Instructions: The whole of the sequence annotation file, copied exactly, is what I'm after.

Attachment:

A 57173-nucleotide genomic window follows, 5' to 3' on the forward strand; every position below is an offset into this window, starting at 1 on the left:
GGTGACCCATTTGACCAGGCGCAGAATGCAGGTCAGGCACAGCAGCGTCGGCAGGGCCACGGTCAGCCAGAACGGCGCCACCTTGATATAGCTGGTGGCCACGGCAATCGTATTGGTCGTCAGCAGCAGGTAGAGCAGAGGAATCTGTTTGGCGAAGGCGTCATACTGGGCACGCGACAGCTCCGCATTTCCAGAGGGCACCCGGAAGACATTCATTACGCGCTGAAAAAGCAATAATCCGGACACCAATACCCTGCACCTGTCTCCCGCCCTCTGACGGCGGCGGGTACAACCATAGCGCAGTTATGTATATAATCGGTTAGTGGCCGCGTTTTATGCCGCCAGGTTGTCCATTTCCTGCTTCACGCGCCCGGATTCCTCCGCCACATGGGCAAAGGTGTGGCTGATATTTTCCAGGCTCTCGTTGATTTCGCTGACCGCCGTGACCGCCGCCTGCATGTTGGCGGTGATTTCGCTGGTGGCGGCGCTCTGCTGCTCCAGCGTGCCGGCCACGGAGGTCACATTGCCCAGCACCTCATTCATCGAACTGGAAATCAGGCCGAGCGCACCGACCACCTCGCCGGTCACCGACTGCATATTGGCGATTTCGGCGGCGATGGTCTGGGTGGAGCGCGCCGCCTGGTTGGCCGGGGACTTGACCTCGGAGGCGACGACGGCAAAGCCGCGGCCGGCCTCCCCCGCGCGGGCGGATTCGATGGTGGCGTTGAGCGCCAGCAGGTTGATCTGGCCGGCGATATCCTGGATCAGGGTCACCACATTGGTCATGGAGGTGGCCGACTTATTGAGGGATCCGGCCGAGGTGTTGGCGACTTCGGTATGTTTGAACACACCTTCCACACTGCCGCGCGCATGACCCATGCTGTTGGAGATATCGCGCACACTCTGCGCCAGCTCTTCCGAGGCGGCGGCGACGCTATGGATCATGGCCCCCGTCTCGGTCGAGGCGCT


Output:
A 57173-nucleotide genomic window follows, 5' to 3' on the forward strand; every position below is an offset into this window, starting at 1 on the left:
GGTGACCCATTTGACCAGGCGCAGAATGCAGGTCAGGCACAGCAGCGTCGGCAGGGCCACGGTCAGCCAGAACGGCGCCACCTTGATATAGCTGGTGGCCACGGCAATCGTATTGGTCGTCAGCAGCAGGTAGAGCAGAGGAATCTGTTTGGCGAAGGCGTCATACTGGGCACGCGACAGCTCCGCATTTCCAGAGGGCACCCGGAAGACATTCATTACGCGCTGAAAAAGCAATAATCCGGACACCAATACCCTGCACCTGTCTCCCGCCCTCTGACGGCGGCGGGTACAACCATAGCGCAGTTATGTATATAATCGGTTAGTGGCCGCGTTTTATGCCGCCAGGTTGTCCATTTCCTGCTTCACGCGCCCGGATTCCTCCGCCACATGGGCAAAGGTGTGGCTGATATTTTCCAGGCTCTCGTTGATTTCGCTGACCGCCGTGACCGCCGCCTGCATGTTGGCGGTGATTTCGCTGGTGGCGGCGCTCTGCTGCTCCAGCGTGCCGGCCACGGAGGTCACATTGCCCAGCACCTCATTCATCGAACTGGAAATCAGGCCGAGCGCACCGACCACCTCGCCGGTCACCGACTGCATATTGGCGATTTCGGCGGCGATGGTCTGGGTGGAGCGCGCCGCCTGGTTGGCCGGGGACTTGACCTCGGAGGCGACGACGGCAAAGCCGCGGCCGGCCTCCCCCGCGCGGGCGGATTCGATGGTGGCGTTGAGCGCCAGCAGGTTGATCTGGCCGGCGATATCCTGGATCAGGGTCACCACATTGGTCATGGAGGTGGCCGACTTATTGAGGGATCCGGCCGAGGTGTTGGCGACTTCGGTATGTTTGAACACACCTTCCACACTGCCGCGCGCATGACCCATGCTGTTGGAGATATCGCGCACACTCTGCGCCAGCTCTTCCGAGGCGGCGGCGACGCTATGGATCATGGCCCCCGTCTCGGTCGAGGCGCT